• ExpressCare Urgent Care
  • University of Maryland Urgent Care (formerly ChoiceOne)
  • Kaiser Permanente Urgent Care
  • CityCare Family and Urgent Care
  • ExpressCare at Sinai Hospital
  • UMaryland Immediate Care
  • Allcare Family Medicine & Urgent Care
  • Concentra Urgent Care

Philadelphia Urgent Care Visits

There are more than a dozen emergency departments in Philadelphia. However, not all injuries require emergency care. Patients with non-immediate injuries or conditions can end up waiting around for hours in an ED before they are seen. Some patients end up leaving the ER after waiting, without ever being seen. There are urgent care centers across Philadelphia, treating a number of non-emergency conditions, including: 

  • Allergies 
  • Asthma 
  • Broken bones
  • Burns (minor)
  • Cough, cold, and flu
  • Conjunctivitis
  • Cuts and lacerations
  • Dehydration 
  • Ear infections 
  • Gastrointestinal disorders 
  • Gynecology infections
  • Headaches/migraines
  • Pneumonia
  • Sexually transmitted infections (STIs)
  • Skin conditions
  • Sore throat
  • Sprains/strains 
  • Upper respiratory infections 
  • Urinary tract infections (UTIs)
  • Work-related injury and screening 

Individuals can find a number of urgent care centers in Philadelphia. However, the patient may have no idea about the quality of care they may receive. If you believe you did not receive a proper medical examination at an urgent care center, you may want to seek out a second opinion. Failing to get treatment for a serious condition can make the injury worse or reduce your treatment options later on. If you believe you were injured during an urgent care visit, you can contact an experienced medical malpractice law firm for advice. 

A search of urgent care facilities in Philadelphia provides more than a dozen options, including: 

  • AFC Urgent Care
  • Jefferson Urgent Care
  • Vybe Urgent Care
  • MyDoc Urgent Care
  • Penn Urgent Care
  • Tower Health Urgent Care
  • CityLife Health
  • Temple ReadyCare
  • Epic Urgent Care
  • Concentra Urgent Care
  • Roxborough Urgent Care

What Can I Do If I Get Sick From the Urgent Care Facility?

Like other care facilities, there may be other sick people sharing the same space while waiting for treatment. There is a risk of hospital-acquired infection (HAI) if the urgent care facility negligently fails to properly prevent and isolate infections. Common hospital-associated infections include: 

  1. Pneumonia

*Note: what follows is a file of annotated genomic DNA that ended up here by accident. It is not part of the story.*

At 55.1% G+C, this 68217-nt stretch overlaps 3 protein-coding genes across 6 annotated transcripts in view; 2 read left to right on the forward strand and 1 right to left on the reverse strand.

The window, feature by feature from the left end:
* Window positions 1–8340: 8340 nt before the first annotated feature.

2. Surgical-site infection
  3. Gastrointestinal infection
  4. Urinary tract infection (UTI)
  5. Primary bloodstream infections
  6. Eye, ear, nose, throat, or mouth infection
  7. Lower respiratory tract infection
  8. Skin and soft-tissue infection

If an urgent care clinic fails to take proper precautions, it could increase the risk of infection for a patient who was not infected when they came into the facility. This could include: 

  • Failure to isolate infectious patients
  • Failing to properly clean and sanitize surfaces
  • Failure to sterilize equipment
  • Failure to wear masks or use personal protective equipment (PPE)

How Can a Medical Malpractice Lawyer Help? 

If you were injured during an urgent care visit, you may be wondering how a medical malpractice lawyer can help. Medical malpractice is a civil legal claim that can help the injury victim and their family recover compensation for an injury caused by negligent care. If a doctor deviates from the medical standard of care and causes an injury to the patient, the doctor may be liable for damages. 

Damages in a medical malpractice claim can include any of the economic or noneconomic losses associated with the injury, including paying for medical treatment, loss of income, and pain and suffering. If you think you may have been injured during an urgent care visit, talk to a professional about your rights. 

An experienced medical malpractice lawyer at Gilman & Bedigian can evaluate your injuries and help you determine whether or not you may have a claim. Talk to experienced trial attorneys who can review your case, get an expert’s review, and help you understand your legal options to file a claim after an urgent care injury. Contact Gilman & Bedigian online or at 800-529-6162 for a free consultation.

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    Call 800-529-6162 or complete the form. Phones answered 24/7. Most form responses within 5 minutes during business hours, and 2 hours during evenings and weekends.